A recent December ruling is causing Delaware companies to take a closer look at the director removal provisions in their organizational documents. A number of publicly traded companies have provisions that limit the removal of board members only to situations involving “cause.” The provisions are often a result of eliminating a classified board, while retaining a statement that directors may be removed only under circumstances constituting “cause.” In In re VAALCO Energy, Inc. S’holder Litig., C.A. No. 11775-VCL (Del. Ch. Dec. 21, 2015) (TRANSCRIPT), the Delaware Court of Chancery invalidated these removal provisions where directors serve on non-classified boards and are not elected by cumulative voting.

In this article, we analyze VAALCO and compare the ruling to the business corporation laws of several other states. While companies incorporated in Delaware should remove these provisions from their organizational documents, companies incorporated elsewhere are encouraged to review their organizational documents to ensure their provisions are valid under state law.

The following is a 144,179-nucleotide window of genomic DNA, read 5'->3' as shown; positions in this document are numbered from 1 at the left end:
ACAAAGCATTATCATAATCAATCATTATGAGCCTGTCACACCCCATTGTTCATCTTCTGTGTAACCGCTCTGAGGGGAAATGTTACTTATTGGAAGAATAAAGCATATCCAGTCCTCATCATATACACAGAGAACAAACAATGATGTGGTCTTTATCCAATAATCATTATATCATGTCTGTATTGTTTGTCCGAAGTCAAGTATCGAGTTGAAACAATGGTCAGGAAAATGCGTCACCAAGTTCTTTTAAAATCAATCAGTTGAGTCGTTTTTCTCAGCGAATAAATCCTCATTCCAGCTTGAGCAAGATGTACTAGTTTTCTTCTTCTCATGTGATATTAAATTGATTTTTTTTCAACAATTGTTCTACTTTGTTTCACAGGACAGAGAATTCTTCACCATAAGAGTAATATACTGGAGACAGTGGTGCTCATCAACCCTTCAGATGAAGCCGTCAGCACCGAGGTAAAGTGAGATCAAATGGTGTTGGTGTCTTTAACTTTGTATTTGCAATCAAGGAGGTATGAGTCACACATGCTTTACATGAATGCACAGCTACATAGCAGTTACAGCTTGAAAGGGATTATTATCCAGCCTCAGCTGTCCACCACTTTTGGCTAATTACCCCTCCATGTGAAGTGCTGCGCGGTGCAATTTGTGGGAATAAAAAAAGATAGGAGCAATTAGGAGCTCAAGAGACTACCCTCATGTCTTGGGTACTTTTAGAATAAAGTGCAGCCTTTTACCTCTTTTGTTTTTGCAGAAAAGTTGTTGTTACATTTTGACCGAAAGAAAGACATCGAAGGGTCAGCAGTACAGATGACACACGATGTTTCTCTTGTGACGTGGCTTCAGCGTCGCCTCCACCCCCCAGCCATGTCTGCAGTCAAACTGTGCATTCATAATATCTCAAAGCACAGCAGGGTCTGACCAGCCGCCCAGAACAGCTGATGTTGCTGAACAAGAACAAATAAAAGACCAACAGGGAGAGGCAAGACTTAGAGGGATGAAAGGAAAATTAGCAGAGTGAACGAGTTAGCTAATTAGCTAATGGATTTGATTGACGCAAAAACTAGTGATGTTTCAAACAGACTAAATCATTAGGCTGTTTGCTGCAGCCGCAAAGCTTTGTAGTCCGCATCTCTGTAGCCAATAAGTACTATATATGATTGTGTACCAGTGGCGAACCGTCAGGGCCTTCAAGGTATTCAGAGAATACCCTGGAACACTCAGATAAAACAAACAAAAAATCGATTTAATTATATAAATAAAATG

Background

In VAALCO, the Delaware Court of Chancery examined the charter and bylaw provisions of VAALCO Energy, Inc. (VAALCO) that allowed the removal of directors only for cause, despite VAALCO having a non-classified board and not having cumulative voting. The suit was brought by activist investors seeking to remove a majority of VAALCO’s directors after the company had experienced a significant decline in its stock price from May 2014 to September 2015. When VAALCO contended that its directors could only be removed for cause, the activist investors instituted proceedings against the company. The investors sought a declaratory judgment that VAALCO’s articles of incorporation and bylaws were invalid as a matter of law under Section 141(k) of the DGCL.